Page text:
On reading the rhotacism discussion, she at first thought people here were
                                      discussing whether the r in "_mondósaResse_" could have developed from an s.
                                      When I pointed out that the discussion was rather why the s ("_mondóSaresse_")
                                      hadn't turned into an r, her reply was that rhotacism of the first consonant in
                                      the second element of a compound is so unheard of, that she as a linguist had
                                      not realized that one would think of it at all, and that Tolkien apparently would
                                      have thought the same. Hence the retention of the s.

                                      -- Harm J. Schelhaas

                                      [Thanks for reporting this. I have no trouble believe it to be so, though I would
                                      caution that even if so, it surely depends on the age of the compound and to
                                      what degree it is perceived to be a compound by the speakers of the language.
                                      Not that either of those are necessarily at issue in this particular example, but
                                      something to bear in mind lest it be regarded as a rule in all cases. CFH]

                                      [And while I'm at it, another gentle reminder to all members to please sign your
                                      posts with your real names, and to refer to other contributors by real name. I don't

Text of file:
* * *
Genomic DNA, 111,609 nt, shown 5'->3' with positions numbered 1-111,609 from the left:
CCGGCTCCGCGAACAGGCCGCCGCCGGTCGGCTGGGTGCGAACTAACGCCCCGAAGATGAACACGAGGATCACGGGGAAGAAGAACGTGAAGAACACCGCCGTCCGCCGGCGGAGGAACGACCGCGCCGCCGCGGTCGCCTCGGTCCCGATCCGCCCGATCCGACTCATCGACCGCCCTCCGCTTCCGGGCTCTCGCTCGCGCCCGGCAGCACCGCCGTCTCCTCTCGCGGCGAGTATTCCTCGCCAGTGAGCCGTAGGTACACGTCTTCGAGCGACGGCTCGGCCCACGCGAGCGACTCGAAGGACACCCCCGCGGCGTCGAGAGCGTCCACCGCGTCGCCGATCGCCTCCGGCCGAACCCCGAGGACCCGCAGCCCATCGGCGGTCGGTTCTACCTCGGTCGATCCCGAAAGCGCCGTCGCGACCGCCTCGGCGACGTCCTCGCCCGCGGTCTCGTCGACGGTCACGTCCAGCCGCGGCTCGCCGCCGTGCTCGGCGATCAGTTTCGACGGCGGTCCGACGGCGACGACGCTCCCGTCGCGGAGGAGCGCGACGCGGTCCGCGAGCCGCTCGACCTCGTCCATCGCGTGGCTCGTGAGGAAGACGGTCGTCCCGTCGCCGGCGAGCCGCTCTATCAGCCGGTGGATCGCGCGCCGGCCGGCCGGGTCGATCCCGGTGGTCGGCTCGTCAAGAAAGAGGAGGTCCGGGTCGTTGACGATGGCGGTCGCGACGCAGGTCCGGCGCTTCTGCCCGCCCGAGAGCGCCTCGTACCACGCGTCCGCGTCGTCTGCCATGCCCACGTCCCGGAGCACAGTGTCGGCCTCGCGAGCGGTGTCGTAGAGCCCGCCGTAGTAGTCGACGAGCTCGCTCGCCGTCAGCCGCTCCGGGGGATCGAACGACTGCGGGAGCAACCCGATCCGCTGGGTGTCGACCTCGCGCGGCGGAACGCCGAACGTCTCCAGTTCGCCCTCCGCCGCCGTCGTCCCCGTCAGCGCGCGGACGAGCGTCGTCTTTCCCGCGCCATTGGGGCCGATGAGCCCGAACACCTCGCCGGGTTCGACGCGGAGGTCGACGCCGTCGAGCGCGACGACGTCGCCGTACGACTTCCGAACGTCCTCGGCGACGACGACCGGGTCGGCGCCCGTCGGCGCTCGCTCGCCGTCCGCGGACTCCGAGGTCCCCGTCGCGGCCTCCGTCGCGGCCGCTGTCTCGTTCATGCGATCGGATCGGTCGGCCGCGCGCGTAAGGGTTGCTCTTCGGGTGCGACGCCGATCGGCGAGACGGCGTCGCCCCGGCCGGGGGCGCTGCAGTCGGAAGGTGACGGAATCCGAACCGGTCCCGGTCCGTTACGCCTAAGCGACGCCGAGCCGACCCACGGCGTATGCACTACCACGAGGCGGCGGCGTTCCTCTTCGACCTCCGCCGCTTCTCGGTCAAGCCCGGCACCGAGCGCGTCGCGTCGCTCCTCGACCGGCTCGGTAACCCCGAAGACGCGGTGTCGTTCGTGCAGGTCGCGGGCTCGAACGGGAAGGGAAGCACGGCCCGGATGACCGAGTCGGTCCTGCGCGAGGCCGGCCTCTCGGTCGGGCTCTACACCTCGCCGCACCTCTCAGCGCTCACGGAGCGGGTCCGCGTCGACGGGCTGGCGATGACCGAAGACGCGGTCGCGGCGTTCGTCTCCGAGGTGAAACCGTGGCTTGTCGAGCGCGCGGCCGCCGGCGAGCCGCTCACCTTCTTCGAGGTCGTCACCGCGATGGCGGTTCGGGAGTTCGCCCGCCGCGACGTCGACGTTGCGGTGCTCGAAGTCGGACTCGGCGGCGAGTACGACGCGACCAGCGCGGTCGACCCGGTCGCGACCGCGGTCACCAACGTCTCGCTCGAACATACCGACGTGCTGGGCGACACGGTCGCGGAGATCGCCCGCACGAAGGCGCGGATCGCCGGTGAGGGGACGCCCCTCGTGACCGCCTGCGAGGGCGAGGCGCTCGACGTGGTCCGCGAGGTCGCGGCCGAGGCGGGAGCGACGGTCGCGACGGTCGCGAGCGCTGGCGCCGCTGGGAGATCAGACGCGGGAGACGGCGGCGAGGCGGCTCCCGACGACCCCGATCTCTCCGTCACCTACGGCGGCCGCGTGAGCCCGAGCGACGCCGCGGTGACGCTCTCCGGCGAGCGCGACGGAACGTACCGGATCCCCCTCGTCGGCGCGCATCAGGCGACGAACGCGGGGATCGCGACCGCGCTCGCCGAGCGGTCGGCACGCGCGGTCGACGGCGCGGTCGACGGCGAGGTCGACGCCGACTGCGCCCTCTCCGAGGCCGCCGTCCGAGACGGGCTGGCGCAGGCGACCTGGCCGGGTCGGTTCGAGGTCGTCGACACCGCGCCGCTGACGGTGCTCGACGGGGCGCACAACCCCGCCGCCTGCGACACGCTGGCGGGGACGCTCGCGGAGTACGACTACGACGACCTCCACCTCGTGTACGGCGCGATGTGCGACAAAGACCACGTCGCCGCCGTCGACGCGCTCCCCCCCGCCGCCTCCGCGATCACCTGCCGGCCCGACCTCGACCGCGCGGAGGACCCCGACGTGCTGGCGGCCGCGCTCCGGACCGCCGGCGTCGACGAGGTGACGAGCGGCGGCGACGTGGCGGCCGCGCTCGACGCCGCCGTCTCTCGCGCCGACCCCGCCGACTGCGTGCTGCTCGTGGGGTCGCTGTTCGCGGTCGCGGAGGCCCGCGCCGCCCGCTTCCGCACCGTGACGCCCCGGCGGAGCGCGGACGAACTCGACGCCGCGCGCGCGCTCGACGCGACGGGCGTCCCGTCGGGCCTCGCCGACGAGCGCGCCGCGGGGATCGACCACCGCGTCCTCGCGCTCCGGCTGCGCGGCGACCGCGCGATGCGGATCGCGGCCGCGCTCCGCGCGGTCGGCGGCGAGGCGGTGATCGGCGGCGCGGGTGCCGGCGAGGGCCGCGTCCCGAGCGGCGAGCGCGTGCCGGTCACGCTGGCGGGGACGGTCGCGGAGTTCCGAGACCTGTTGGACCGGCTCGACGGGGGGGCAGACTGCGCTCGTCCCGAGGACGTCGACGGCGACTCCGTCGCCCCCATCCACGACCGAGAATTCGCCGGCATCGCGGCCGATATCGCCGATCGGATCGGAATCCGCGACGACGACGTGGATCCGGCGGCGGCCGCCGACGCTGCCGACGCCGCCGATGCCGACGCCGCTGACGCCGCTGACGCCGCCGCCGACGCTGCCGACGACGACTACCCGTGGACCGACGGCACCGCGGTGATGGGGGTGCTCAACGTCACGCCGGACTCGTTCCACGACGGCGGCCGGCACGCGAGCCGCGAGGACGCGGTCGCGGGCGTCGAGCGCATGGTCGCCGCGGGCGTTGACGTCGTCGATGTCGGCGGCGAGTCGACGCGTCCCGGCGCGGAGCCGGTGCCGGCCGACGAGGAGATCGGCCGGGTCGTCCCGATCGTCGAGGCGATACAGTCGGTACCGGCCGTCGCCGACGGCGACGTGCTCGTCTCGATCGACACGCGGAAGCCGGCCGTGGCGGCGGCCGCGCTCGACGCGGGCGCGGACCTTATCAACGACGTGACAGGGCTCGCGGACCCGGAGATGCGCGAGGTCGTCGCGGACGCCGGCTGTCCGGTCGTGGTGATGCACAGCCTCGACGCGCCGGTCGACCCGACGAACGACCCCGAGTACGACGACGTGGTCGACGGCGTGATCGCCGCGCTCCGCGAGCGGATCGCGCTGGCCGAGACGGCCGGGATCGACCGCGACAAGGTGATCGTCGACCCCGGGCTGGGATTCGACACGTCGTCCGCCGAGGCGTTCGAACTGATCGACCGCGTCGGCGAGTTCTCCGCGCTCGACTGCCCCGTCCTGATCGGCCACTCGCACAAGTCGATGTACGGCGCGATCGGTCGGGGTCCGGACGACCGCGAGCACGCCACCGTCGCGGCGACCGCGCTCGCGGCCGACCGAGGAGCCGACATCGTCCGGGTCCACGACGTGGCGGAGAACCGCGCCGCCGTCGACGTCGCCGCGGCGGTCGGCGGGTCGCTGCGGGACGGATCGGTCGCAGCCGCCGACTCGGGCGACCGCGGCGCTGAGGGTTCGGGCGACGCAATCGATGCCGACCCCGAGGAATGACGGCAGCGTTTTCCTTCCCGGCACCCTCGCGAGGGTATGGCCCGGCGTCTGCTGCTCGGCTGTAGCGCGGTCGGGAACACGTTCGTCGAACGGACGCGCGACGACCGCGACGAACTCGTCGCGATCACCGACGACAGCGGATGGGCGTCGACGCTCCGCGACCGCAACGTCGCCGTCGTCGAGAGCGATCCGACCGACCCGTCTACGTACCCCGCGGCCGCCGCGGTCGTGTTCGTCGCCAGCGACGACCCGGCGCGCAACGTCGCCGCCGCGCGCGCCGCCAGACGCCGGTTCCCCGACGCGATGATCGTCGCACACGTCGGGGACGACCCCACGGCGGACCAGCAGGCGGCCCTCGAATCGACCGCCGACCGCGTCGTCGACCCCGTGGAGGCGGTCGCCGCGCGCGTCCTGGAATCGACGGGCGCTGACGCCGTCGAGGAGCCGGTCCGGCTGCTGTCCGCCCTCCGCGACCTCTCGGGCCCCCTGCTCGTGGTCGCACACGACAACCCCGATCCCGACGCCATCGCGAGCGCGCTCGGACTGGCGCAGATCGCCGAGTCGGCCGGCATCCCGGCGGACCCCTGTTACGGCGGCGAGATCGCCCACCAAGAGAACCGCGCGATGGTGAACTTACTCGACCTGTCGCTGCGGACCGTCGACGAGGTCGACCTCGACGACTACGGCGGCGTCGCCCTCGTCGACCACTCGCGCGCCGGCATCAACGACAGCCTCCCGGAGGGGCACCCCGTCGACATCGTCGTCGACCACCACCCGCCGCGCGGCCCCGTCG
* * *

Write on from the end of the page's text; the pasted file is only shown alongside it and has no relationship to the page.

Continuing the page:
mind the use of _epessi_ and other nicknames in email adresses, but I think it
                                      behooves us to use real names in posts and citations. Thanks. CFH]
                                    • Roman Rausch
                                      ... An example for an ancient compound with rhotacism carried out seems to exist, namely: Q _Tindómerel_ * daughter/child of twilight (V:385) with the
                                      Message 18 of 19 , Nov 8, 2006
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                                        --- In lambengolmor@yahoogroups.com, "Harm J. Schelhaas"
                                        <harm.j.schelhaas@...> wrote:

                                        >When I pointed out that the discussion was rather why the s
                                        >("_mondóSaresse_") hadn't turned into an r, her reply was that
                                        >rhotacism of the first consonant in the second element of a
                                        >compound is so unheard of, that she as a linguist had not realized
                                        >that one would think of it at all, and that Tolkien apparently
                                        >would have thought the same. Hence the retention of the s.

                                        >[Thanks for reporting this. I have no trouble believe it to be so,
                                        >though I would caution that even if so, it surely depends on the age
                                        >of the compound and to what degree it is perceived to be a compound
                                        >by the speakers of the language. [...] CFH]

                                        An example for an ancient compound with rhotacism carried out seems to
                                        exist, namely: Q _Tindómerel_ *'daughter/child of twilight' (V:385)
                                        with the primitive form given as _tindômiselde_, root SEL-D.

                                        But in the context of _Mondósaresse_ this discussion is now pointless
                                        anyway - the note from "Quendi & Eldar" Andreas Johansson pointed out
                                        in message #950 should have the most relevance here, I think.

                                        Roman R.